My Lords, I assure my noble friend that much has been done. He outlines a most depressing scoreline, but I should remind the House of some more encouraging figures. As of today, 951 individuals are subject to banning orders. Of those, 873 can be prevented from travelling to matches overseas. That is a huge increase on the 100 individuals who could be prevented from attending the Euro 2000 championships. One need only look at the recent Holland versus England game to see the difference that the measures have made. On that occasion, there were only 12 English arrests. When England last played in Holland in 1993, there were well over 1,000 arrests, together with great disorder. The nature of the offences has also changed. There was a little drunkenness. Two gentlemen were caught relieving themselves at a convenient point. Only one person was arrested as a result of violence. That is a significant improvement and our football fans should rightly be congratulated on their change of heart.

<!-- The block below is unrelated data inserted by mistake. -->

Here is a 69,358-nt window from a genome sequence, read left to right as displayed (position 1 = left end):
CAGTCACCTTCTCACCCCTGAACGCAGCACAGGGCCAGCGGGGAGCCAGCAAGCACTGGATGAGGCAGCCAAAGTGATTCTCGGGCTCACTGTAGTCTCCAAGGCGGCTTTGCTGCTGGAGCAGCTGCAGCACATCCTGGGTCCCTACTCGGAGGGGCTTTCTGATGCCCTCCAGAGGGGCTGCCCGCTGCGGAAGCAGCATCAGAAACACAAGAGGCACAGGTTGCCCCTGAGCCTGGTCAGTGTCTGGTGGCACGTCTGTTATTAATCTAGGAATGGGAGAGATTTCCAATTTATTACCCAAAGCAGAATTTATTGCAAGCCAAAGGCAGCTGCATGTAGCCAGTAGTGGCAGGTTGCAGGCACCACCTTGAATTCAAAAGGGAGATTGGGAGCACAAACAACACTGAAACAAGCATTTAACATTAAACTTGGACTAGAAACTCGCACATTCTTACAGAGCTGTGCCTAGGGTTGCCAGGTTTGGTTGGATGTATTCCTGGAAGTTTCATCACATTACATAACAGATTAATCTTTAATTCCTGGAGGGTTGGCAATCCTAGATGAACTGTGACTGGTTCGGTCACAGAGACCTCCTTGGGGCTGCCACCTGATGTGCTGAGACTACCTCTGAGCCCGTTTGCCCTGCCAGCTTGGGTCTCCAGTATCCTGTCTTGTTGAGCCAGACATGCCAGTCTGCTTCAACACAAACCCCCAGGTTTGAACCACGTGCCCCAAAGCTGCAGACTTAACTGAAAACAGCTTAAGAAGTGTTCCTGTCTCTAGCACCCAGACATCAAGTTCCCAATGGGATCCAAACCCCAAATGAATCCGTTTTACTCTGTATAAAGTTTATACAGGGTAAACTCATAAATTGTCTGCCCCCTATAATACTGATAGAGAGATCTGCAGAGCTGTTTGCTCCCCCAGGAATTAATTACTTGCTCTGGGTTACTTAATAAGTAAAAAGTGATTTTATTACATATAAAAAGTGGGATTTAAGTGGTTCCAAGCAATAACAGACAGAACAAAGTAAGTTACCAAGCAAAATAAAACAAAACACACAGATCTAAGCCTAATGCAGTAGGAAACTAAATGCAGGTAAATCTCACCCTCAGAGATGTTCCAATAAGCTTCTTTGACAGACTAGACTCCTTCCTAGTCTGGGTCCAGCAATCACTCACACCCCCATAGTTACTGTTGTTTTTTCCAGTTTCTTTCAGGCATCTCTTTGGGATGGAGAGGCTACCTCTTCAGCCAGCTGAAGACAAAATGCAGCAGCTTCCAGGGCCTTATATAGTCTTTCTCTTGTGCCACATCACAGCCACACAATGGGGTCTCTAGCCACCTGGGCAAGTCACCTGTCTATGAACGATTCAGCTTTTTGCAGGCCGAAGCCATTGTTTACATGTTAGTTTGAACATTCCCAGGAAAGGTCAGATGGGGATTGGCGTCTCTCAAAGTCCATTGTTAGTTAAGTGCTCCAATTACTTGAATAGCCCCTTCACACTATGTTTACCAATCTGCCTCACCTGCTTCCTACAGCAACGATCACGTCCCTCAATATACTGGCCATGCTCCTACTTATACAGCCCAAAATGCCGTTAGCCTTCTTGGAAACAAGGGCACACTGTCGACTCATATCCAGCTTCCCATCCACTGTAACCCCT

Lord Dixon-Smith

My Lords, there is not the slightest doubt that everyone will welcome the successful way in which the Football Disorder Act worked at the recent England versus Holland match. Everyone involved deserves some congratulations. However, does the Minister agree that magistrates' courts are the first line of defence as soon as an order is applied for, and that it is therefore essential that the courts have a clear idea of their proper function and administer their decisions in a consistent and rigorous manner? Sadly, such an approach is still necessary. Is the Minister satisfied that magistrates' courts are adequately briefed—I shall not say instructed—on how to proceed?